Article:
Federal Circuit Provides Opening for Patent Eligibility of Software and Computer-Based Inventions

September 16, 2016
Post by Nicholas J. Krob

The United State Court of Appeals for the Federal Circuit has provided clarity this week regarding the patent eligibility of computerized processes.

On Tuesday, the appellate court issued its ruling in McRO, Inc. v. Bandai Namco Games America Inc. et. al., wherein it reversed the lower court's ruling that patents on lip-sync technology were invalid for claiming an abstract idea.

Under 35 U.S.C. § 101, "any new and useful process, machine, manufacture, or composition of matter, or any new and useful improvement thereof,"qualifies as patent-eligible subject matter. However, courts have created exceptions to this eligibility. Relevant in this case was the United States Supreme Court's ruling in Alice Corp. v. CLS Bank Int'l, 134 S. Ct. 2347 (2014) that abstract ideas are not patentable.

Under Alice, mere computer automation of abstract processes was deemed insufficient to render claims patent-eligible. The defendants inMcRO claimed that this invalidated the plaintiff's patents, as the claims "simply use[d] a tool to automate conventional activity.‚¬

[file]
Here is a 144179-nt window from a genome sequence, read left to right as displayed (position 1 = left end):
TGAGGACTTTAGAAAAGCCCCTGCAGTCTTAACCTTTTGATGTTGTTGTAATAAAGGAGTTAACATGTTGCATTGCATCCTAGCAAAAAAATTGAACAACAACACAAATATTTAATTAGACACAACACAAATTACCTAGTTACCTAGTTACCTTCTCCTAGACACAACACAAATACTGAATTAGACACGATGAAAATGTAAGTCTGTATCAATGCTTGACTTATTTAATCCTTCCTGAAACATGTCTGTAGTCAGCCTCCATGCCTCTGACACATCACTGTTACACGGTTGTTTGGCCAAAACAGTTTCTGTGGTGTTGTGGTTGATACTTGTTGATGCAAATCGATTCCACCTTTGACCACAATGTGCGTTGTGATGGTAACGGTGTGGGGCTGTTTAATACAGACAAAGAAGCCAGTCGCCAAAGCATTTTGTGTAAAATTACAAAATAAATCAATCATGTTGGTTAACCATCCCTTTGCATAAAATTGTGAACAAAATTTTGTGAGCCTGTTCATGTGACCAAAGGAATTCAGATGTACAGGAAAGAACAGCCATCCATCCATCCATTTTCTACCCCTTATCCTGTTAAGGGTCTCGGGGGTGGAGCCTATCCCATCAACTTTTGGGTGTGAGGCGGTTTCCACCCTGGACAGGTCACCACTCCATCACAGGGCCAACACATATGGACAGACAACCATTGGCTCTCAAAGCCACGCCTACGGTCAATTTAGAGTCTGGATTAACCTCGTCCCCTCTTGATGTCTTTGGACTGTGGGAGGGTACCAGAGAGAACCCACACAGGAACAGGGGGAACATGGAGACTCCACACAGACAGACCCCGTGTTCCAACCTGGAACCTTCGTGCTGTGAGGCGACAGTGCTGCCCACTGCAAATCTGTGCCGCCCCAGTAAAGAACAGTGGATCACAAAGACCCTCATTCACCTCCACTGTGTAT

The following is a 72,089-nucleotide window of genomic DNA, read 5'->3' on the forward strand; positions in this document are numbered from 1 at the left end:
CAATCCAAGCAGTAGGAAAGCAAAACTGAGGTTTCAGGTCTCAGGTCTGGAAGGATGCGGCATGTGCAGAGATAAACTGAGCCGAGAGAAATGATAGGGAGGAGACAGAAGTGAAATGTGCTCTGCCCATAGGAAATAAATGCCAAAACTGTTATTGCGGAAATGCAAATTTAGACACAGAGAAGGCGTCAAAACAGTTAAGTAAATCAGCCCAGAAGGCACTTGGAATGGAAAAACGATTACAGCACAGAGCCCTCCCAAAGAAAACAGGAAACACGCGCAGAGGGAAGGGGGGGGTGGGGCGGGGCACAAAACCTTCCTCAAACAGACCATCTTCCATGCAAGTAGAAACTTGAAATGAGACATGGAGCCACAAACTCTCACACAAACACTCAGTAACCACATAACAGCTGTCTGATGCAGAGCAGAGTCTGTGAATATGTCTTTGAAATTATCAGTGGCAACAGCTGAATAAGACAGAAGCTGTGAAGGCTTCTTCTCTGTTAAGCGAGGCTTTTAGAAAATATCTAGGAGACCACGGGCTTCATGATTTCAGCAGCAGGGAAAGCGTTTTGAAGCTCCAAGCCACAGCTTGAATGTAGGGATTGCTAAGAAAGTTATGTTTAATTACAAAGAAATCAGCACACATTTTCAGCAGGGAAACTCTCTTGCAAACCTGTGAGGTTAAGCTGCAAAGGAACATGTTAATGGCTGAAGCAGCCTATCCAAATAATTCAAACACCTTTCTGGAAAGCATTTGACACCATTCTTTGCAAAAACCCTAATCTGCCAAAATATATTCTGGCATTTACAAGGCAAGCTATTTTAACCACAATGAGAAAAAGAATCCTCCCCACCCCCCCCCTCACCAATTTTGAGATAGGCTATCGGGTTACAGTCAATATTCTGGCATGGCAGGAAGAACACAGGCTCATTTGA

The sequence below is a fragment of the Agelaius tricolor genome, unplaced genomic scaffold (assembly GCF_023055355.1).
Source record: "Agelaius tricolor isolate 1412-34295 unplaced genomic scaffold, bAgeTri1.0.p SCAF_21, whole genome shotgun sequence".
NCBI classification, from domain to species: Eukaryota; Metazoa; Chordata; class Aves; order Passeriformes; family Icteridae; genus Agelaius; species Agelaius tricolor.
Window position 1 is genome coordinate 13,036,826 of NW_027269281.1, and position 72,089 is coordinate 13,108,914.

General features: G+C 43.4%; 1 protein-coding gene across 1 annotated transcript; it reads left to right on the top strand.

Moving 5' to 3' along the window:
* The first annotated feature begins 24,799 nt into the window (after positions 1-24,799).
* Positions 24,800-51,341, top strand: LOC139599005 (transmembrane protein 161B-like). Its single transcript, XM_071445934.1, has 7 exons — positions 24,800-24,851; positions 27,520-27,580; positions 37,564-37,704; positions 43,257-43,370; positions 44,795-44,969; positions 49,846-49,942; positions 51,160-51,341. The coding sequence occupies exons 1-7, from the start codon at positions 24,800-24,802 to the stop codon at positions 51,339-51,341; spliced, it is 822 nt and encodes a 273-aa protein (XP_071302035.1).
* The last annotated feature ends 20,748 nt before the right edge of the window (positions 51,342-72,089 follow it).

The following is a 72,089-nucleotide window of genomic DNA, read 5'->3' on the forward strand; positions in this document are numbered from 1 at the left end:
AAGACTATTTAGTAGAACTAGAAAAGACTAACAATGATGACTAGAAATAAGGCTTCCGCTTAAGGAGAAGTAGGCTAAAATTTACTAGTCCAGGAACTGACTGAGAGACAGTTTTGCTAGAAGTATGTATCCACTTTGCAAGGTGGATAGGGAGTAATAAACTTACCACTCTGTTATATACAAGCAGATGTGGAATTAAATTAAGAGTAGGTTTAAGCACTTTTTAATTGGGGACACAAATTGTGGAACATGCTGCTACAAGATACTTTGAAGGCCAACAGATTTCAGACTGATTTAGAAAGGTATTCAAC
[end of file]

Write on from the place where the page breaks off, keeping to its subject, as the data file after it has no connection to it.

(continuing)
The patents at issue in this case were for methods of automatically animating lip synchronization and facial expressions of animated characters-something generally accomplished manually by an animator using a computer. Contrary to the defendants' contentions, the Federal Circuit held that this automated process was itself a new approach that had improvements beyond mere computer automation. As the court noted, "[i]t is the incorporation of the claimed rule, not the use of the computer, that improved the existing technological process by allowing the automation of further tasks."This differs fromAlice and other similar precedent where the computer-automated process was carried out in the same way as the prior method.

The court's analysis makes it clear that there is a divide between the mere computer automation of an abstract process and a new process entirely. To assess this distinction, courts must compare the pre-existing process with the process claimed in a patent. A mere computer-implementation of a preexisting process or concept will remain invalid underAlice. Conversely, claimed differences in the process such that it creates an otherwise non-existent process may overcome the restrictions laid out inAlice.

Importantly, the ruling in this case has an impact on other software inventions by providing for possible patent eligibility to inventions that specifically claim unconventional steps that differ from the way the task is performed without a computer.

The full opinion can be found here.

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